Month: May 2019

Situational Avoidance

Last week, we focused on how avoidance not only reinforces anxiety, but it also undermines your potential. As you commit to moving towards anxiety, uncertainty, and discomfort, there are several patterns that can undermine your best attempts at avoiding avoidance. Situational avoidance reinforces fear and creates demoralization. Experiential avoidance during situational anxiety creates habitual distance …

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Cognitive Avoidance

Cognitive avoidance occurs when you use problematic thinking to avoid feeling or to avoid effective thinking. I’m not referring to avoiding thinking altogether. In fact, your mind might be racing when you are engaged in cognitive avoidance. I’m referring to the types of problematic thinking (that is, unproductive worry, mental compulsions, and rumination) that create distance from feelings …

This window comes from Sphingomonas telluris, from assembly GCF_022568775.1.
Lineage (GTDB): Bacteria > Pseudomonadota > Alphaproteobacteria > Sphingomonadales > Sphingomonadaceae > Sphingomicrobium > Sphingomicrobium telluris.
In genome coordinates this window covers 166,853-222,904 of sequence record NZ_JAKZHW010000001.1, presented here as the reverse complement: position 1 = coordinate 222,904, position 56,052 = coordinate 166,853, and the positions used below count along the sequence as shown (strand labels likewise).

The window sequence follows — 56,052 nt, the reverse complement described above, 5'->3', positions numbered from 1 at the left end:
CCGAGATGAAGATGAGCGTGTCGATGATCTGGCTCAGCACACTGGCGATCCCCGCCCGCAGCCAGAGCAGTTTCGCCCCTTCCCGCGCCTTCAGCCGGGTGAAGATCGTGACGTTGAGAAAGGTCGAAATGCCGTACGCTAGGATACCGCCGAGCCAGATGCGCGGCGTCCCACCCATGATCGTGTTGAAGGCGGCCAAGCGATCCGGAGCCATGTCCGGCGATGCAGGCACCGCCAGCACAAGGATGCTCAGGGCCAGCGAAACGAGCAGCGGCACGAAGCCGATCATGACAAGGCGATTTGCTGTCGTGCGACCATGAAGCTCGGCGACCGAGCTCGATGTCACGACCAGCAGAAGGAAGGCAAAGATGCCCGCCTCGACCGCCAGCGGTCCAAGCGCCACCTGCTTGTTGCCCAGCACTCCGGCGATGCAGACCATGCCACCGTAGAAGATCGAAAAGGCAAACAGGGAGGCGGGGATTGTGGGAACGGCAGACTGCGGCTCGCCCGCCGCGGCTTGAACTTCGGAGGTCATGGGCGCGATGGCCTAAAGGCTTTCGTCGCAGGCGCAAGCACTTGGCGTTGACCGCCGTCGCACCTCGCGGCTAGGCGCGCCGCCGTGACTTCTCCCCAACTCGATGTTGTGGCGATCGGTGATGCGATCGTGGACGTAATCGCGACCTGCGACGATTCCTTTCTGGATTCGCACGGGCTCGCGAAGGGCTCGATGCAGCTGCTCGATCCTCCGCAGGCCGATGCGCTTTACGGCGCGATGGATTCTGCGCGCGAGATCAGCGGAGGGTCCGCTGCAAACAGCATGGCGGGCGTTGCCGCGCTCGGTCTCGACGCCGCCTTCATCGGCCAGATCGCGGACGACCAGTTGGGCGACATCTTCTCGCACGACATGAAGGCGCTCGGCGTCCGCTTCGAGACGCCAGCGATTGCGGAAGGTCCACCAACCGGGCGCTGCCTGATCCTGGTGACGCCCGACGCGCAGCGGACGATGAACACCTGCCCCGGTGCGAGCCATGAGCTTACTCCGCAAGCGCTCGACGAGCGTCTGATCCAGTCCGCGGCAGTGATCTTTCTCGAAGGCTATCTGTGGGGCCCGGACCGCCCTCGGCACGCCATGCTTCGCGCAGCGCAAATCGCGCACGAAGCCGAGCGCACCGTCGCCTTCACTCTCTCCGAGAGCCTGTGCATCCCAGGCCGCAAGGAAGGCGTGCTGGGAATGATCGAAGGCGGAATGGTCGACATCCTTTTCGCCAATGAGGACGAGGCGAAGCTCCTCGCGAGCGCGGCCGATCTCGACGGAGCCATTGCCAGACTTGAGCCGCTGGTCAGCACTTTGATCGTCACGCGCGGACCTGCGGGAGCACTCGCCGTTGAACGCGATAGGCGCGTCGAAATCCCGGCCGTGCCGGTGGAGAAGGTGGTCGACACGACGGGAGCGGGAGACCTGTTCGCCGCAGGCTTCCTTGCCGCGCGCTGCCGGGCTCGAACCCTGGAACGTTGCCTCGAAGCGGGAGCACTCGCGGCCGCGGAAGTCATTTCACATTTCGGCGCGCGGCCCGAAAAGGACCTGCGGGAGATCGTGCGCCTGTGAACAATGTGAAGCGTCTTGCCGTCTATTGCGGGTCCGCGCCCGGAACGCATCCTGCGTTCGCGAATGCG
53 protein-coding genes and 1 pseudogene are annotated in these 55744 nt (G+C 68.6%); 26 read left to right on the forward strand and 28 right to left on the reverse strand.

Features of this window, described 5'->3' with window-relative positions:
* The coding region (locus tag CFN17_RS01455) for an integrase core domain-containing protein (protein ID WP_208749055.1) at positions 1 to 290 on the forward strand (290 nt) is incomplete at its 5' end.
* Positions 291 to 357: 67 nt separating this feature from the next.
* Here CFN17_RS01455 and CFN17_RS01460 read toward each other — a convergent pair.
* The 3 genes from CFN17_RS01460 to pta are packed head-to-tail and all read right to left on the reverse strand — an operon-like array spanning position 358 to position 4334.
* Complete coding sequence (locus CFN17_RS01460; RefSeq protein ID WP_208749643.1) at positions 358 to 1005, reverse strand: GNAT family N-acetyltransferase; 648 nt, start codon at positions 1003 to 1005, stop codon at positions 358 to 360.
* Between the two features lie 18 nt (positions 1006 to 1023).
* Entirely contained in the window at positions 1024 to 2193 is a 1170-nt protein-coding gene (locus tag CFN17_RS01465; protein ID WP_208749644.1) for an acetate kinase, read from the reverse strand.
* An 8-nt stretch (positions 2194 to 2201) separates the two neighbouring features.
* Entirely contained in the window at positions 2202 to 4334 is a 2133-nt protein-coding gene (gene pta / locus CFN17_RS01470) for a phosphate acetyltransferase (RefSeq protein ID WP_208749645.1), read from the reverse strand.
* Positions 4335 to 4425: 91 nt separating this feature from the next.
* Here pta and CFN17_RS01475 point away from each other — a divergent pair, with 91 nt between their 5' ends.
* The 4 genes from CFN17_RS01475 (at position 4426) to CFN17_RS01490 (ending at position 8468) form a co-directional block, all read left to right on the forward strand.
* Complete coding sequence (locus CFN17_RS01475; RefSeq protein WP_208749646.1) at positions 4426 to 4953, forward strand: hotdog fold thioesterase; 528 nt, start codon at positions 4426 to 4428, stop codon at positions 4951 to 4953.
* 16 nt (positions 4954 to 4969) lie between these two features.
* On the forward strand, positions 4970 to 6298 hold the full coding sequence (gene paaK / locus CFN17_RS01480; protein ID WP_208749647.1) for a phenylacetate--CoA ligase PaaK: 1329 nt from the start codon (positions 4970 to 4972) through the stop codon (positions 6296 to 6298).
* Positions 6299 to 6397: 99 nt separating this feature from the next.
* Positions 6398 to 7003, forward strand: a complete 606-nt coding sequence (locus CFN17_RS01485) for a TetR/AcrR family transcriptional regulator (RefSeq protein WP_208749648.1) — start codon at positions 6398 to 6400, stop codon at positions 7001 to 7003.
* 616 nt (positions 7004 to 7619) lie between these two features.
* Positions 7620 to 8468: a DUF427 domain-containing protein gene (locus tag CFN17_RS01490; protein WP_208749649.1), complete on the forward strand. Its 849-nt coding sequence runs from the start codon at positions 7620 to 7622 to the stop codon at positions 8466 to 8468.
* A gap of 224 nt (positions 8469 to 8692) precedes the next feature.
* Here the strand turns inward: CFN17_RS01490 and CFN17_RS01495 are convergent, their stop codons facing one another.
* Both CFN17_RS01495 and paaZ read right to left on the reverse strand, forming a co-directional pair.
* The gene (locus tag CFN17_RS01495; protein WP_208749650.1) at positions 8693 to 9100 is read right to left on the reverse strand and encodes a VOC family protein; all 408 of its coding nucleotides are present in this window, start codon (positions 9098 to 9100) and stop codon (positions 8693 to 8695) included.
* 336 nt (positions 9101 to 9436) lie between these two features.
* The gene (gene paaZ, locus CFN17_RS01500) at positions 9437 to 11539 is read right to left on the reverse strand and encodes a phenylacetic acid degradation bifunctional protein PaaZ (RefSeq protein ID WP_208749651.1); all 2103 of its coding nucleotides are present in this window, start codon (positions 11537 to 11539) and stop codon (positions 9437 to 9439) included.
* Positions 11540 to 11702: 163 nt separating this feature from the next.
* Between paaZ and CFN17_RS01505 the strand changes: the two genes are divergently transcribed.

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Somatic Avoidance

Last week in Community time, we focused on noticing, labeling, and staying with the emotions in your body rather than shooting up into your head and engaging in cognitive avoidance. When you shoot up into your head to figure something out or you distract or numb yourself out from what is happening in your body, …

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Emotion-driven behaviors

Emotion-driven behaviors are behaviors that increase the intensity of an emotion, despite their intention to decrease the emotion. Think anger and addiction and ineffective interpersonal strategies. As I mentioned last week, sensitive individuals are often less able to identify and allow their emotions because of the intensity of their emotions and because of the way other …

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